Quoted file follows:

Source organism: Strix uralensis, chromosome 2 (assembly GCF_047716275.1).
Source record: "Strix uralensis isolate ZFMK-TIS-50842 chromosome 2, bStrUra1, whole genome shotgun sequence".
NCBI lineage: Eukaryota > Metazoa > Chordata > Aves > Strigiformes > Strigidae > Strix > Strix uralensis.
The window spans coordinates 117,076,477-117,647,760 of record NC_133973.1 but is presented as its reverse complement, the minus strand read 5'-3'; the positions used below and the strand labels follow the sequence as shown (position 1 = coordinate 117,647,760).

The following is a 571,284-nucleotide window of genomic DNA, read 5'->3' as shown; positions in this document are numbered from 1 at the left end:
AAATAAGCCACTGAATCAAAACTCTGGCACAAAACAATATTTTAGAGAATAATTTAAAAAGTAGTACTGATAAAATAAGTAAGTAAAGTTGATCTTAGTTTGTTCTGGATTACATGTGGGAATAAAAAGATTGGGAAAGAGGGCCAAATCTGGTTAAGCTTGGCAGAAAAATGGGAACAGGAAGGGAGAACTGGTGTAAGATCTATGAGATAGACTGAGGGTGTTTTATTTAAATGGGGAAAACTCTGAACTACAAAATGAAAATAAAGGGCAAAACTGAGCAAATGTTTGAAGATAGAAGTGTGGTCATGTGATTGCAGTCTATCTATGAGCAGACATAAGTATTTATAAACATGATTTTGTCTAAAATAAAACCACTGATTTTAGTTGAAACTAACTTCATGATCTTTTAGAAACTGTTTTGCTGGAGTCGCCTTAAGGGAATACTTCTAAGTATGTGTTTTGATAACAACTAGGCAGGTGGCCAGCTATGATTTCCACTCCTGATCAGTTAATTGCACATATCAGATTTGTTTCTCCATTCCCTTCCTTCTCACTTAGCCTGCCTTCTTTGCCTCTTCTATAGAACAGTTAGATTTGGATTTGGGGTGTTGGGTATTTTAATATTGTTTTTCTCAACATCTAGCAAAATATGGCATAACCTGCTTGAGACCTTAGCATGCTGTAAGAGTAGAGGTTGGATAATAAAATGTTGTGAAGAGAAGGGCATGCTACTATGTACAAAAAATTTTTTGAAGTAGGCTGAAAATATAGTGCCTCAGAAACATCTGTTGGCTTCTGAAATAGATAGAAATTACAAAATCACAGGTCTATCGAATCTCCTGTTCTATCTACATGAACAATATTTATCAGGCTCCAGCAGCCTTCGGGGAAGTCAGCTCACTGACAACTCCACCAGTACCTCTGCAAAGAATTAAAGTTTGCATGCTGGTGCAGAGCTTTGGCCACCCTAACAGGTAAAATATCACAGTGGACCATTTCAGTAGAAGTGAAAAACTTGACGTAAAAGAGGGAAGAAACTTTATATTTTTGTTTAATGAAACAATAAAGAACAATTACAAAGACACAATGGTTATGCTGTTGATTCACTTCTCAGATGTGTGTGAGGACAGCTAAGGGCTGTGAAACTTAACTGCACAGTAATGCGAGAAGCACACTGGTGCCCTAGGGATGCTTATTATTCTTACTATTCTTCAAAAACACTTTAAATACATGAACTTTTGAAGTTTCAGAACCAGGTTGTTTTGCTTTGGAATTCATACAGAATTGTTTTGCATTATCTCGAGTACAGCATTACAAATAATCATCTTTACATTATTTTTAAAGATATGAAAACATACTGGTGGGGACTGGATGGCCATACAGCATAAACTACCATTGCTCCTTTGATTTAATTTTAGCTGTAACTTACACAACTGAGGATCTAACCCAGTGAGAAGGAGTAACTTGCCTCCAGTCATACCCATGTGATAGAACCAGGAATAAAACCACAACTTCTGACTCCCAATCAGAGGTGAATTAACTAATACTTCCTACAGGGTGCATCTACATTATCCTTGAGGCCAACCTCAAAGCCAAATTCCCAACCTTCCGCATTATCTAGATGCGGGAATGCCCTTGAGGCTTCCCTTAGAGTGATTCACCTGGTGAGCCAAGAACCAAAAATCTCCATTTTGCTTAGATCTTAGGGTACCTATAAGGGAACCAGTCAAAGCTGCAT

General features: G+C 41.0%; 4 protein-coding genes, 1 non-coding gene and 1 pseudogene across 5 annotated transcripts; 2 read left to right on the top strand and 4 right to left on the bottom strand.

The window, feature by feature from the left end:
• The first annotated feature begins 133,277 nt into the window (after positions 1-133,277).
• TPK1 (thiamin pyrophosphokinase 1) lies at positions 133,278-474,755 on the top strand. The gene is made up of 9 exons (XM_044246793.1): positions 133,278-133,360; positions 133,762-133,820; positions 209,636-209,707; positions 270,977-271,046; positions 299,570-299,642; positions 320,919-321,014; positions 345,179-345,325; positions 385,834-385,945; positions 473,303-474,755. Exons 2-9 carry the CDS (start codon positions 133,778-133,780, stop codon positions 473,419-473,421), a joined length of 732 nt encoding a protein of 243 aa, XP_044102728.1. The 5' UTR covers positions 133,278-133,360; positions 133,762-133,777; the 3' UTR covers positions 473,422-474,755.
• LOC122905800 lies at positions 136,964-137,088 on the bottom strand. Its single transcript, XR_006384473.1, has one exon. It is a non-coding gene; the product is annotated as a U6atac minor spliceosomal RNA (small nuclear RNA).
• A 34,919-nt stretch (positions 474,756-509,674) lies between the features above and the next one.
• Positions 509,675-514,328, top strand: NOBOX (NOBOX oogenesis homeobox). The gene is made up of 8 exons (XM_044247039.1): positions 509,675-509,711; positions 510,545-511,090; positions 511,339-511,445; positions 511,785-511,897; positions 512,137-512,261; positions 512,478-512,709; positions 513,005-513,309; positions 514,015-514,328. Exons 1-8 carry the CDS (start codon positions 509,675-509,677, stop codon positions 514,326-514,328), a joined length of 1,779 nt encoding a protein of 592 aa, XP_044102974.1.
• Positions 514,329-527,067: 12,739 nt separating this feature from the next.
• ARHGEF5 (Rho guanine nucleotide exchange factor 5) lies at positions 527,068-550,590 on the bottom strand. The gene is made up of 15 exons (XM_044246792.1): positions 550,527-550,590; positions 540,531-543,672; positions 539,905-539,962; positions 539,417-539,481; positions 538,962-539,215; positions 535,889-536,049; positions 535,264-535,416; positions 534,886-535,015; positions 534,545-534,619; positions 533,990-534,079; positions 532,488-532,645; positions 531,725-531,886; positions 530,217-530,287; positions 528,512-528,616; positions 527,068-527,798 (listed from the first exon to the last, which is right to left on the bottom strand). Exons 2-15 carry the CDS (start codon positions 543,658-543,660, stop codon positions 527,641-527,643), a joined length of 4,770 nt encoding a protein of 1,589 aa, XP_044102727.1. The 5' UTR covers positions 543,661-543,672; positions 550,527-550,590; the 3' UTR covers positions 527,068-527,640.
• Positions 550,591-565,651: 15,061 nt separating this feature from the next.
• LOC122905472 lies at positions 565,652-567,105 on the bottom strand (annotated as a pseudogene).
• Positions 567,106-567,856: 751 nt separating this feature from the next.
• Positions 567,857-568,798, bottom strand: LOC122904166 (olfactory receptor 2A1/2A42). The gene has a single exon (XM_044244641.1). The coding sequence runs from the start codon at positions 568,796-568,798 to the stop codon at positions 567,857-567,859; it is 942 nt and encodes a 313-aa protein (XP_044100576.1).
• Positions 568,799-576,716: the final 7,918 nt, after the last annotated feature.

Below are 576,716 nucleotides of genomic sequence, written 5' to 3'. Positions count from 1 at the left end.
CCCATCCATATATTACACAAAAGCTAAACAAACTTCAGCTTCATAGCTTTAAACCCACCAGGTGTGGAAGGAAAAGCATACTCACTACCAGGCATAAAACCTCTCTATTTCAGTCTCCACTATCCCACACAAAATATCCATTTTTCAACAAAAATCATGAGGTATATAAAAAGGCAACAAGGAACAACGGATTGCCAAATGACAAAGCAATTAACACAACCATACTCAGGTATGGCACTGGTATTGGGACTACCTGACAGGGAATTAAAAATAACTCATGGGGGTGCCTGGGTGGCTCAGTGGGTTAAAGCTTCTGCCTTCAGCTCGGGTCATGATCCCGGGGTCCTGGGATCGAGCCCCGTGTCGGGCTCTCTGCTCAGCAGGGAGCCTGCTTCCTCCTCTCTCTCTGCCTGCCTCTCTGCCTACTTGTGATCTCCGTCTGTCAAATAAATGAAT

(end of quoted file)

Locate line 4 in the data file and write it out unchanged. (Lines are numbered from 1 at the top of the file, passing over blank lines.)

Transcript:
The window spans coordinates 117,076,477-117,647,760 of record NC_133973.1 but is presented as its reverse complement, the minus strand read 5'-3'; the positions used below and the strand labels follow the sequence as shown (position 1 = coordinate 117,647,760).